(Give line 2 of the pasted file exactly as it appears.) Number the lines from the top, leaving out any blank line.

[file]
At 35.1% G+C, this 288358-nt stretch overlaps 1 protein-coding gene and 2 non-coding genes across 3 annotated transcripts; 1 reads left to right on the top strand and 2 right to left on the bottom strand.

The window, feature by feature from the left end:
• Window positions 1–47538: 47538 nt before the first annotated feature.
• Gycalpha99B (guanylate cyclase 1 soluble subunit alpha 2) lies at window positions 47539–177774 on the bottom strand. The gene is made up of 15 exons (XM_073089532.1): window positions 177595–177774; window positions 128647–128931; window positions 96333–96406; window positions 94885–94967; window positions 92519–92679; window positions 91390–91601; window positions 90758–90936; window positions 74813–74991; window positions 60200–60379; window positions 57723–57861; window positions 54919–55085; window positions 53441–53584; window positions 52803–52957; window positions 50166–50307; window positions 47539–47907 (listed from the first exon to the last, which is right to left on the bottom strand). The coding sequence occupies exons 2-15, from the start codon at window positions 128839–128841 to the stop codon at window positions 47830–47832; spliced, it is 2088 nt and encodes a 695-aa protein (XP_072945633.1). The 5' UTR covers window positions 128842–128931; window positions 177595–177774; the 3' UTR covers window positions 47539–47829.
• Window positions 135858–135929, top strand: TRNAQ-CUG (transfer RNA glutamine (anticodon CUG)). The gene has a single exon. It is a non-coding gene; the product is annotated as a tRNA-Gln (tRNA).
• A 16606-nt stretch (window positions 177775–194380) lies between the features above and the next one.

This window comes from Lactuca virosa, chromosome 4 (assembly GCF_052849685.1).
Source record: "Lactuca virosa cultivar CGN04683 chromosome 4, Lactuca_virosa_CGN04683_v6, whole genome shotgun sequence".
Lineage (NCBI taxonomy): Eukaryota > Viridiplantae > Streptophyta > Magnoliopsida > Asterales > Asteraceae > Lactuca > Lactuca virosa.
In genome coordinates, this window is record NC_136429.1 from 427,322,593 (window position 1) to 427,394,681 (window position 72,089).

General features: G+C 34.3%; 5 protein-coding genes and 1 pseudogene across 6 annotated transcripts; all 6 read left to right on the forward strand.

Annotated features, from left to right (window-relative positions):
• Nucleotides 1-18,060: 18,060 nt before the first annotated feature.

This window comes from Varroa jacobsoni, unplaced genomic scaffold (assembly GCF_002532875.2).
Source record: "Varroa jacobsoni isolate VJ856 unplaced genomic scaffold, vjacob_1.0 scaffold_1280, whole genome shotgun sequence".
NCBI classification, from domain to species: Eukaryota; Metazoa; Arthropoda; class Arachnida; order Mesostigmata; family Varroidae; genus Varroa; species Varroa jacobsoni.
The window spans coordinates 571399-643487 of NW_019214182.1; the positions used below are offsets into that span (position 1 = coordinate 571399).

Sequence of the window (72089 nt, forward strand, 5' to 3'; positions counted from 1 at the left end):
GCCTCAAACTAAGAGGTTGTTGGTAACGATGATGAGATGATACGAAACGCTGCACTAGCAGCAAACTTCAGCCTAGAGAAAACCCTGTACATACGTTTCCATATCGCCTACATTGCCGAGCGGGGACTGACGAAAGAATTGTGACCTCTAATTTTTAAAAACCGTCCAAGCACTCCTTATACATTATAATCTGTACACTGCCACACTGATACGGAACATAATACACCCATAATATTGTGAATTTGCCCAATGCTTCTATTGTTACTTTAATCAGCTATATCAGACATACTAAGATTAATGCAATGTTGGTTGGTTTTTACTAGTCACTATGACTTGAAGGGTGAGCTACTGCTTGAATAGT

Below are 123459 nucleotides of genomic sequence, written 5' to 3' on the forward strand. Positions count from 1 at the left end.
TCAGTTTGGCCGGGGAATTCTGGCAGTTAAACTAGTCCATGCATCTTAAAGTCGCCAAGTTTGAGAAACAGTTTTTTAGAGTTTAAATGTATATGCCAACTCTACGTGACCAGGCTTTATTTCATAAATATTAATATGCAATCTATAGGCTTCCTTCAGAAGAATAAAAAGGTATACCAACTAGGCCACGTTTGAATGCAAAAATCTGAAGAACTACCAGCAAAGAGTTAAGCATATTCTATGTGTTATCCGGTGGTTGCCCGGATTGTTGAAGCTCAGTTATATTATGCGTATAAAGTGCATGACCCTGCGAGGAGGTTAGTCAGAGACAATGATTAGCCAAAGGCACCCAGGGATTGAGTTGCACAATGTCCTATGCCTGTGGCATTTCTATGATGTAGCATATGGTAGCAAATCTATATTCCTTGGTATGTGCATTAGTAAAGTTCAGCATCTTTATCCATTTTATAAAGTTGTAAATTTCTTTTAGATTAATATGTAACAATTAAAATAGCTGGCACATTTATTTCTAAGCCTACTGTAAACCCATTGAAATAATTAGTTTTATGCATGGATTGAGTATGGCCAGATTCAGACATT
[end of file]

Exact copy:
The window, feature by feature from the left end: